A few studies looked more closely at route frequencies specifically. (Lyons, Ewing and Tian 2017) looked at whether temporal frequency or spatial route coverage was more impactful on ridership across 157 regions around the United States. Both factors were found to be strong predictors of ridership, with service frequency having a slightly greater impact (with 20% higher elasticity). (Berrebi, Joshi and Watkins 2021) evaluated ridership elasticity to frequency for 4 agencies between 2012 and 2018. While frequent routes were found to serve more passengers per trip than lower-frequency routes (possibly because of high concentration of demand), each marginal trip added to a route would generate diminishing productivity – that is, ridership is actually inelastic to frequency within route-segments.

Another set of studies looked at potential competitors to public transit such as bikesharing and transportation network companies (TNCs), all recognizing that the former was at least a more sustainable mode choice than the latter. (Campbell and Brakewood 2017) found evidence that the introduction of bikesharing led to reduced bus ridership in New York City. Specifically, their models suggested that every thousand bikesharing docks along a bus route was associated with a 1.69-2.42% reduction in daily unlinked bus trips on that route. (Martin and Shaheen 2014) evaluated survey data of annual bikesharing members across four cities to determine characteristics of those who shifted toward and away from public transit. Those who shifted toward public transit had attributes of increased age, being male, living in lower density areas, and having longer commute distances. (Graehler, Jr., Mucci and Erhardt 2018) also found that the introduction of bike share was associated with decreased bus ridership but increased light and heavy rail ridership.

As for TNCs, heavy rail ridership decreased by 1.3% and bus ridership decreased by 1.7% for every year after they entered the market, and this effect grew with time as TNC usage increased. (Erhardt, et al. 2021) similarly found that TNCs in San Francisco were responsible for net bus ridership decreases of 8.6-10.8%, negating about 7% of ridership gains from transit service increases. However, the same effect was not found significant for light rail ridership. In fact, (Mucci 2017) found that TNCs contributed 7% growth to light rail ridership along with a 10% decline in bus ridership. Finally, (Hall, Palsson and Price 2018) suggested that Uber reduced transit ridership in larger Metropolitan Statistical Areas (MSAs) but increased ridership in smaller ones via a complementary effect.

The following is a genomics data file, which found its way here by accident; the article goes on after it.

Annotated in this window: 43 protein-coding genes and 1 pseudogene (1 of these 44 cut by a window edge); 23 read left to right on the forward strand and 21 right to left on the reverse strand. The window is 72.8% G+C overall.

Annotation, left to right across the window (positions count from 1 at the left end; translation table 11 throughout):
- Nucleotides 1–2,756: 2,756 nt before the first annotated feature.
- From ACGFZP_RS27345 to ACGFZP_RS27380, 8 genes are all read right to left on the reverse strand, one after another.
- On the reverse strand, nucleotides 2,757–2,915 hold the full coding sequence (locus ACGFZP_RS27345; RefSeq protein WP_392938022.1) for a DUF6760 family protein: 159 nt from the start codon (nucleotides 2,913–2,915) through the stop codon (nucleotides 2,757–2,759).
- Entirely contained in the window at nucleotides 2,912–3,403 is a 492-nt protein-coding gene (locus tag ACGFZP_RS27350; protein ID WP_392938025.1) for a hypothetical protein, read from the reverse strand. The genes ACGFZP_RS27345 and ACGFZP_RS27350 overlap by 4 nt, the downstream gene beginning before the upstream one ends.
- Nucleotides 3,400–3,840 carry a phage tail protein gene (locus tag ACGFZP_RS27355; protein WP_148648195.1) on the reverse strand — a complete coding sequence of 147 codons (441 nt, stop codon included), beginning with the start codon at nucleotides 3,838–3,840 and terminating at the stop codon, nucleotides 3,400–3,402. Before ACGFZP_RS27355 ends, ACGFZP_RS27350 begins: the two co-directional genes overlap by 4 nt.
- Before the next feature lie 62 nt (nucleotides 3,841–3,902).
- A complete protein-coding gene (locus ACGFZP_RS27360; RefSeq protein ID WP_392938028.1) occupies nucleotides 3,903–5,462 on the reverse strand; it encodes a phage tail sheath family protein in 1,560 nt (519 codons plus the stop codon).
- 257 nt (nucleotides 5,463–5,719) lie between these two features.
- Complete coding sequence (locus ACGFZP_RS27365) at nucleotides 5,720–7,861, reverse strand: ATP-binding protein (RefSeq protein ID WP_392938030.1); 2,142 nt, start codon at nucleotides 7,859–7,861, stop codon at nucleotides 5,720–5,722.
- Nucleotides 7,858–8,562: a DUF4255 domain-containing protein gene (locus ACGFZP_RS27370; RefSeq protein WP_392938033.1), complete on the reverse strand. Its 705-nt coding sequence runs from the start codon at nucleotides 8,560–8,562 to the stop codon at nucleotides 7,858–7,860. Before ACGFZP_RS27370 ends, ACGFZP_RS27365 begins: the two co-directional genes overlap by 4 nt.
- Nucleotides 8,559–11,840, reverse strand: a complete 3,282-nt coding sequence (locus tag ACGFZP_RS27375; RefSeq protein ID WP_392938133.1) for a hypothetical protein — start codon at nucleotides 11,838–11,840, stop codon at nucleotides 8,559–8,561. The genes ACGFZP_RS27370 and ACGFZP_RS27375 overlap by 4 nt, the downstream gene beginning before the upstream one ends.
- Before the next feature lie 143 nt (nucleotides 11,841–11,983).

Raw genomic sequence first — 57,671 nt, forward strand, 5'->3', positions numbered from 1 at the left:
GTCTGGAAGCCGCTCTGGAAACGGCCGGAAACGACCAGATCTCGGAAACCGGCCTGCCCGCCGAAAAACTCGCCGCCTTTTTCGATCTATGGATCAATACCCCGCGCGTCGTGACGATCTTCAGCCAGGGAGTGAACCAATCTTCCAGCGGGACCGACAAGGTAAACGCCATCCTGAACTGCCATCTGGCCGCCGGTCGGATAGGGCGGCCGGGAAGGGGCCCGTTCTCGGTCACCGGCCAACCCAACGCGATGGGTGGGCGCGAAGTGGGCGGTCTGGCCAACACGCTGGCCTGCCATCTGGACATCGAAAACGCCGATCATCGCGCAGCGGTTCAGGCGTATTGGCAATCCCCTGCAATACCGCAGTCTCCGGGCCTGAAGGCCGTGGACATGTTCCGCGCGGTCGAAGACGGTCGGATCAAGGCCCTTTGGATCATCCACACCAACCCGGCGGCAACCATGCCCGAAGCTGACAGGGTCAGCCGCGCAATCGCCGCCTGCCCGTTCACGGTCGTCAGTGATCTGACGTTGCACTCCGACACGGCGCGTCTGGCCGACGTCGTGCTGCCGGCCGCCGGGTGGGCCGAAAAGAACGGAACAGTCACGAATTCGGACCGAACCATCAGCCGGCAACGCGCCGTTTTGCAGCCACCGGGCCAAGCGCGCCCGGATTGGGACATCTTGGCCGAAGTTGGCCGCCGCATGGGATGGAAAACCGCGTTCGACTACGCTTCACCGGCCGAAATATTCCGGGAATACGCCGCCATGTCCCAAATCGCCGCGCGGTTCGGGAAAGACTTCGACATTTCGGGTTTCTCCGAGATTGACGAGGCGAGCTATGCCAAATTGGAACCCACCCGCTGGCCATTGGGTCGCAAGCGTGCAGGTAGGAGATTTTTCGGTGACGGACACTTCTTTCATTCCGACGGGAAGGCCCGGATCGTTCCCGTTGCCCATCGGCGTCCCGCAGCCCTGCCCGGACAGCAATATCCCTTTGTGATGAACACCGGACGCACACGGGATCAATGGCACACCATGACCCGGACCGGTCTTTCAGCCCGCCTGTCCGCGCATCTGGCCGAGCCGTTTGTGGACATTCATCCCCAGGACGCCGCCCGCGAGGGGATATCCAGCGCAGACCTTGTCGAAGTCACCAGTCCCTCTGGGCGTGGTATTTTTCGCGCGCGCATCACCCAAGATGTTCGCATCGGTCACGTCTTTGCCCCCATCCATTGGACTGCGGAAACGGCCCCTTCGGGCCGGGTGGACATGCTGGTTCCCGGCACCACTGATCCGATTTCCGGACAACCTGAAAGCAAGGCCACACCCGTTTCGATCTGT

A few studies looked specifically at income as a possibly influential factor. (Lee, Tyner and Vasavda 2018) surveyed Muni customers in San Francisco and found that income coupled with the relative availability of ride-hailing services was a primary mode-choice driver. That is, as income rose, the propensity to take public transit decreased. However, they found better real-time transit information such as alternative routes and transfer connections could increase ridership overall. (Miller and Savage 2017) found mixed results when analyzing whether the ridership response to fare increases varied with per capita income in several Chicago neighborhoods.

Some studies investigated factors that were more environmental or psychological in nature. For example, (Zhou, et al. 2017) looked at the effect of intra-day variations in weather on travel behavior in Shenzhen, China. Increases in humidity, wind, and rainfall were associated with transit ridership decreases, with these effects only significant during off-peak hours. Ridership at metro stations in urban areas was more vulnerable to outdoor weather fluctuations. (Mendoza, et al. 2020) investigated the influence of media messages on transit ridership, specifically related to meteorology and air quality conditions. Ridership was found to be associated with favorable weather conditions and the effect was compounded by air quality conditions. (Brown, et al. 2016) concluded that factors such as proximity to new transit stops, housing density, and diverse walkable destinations near home were associated with ridership. Place attachment and pro-city attitudes were also found to be positive psychological variables.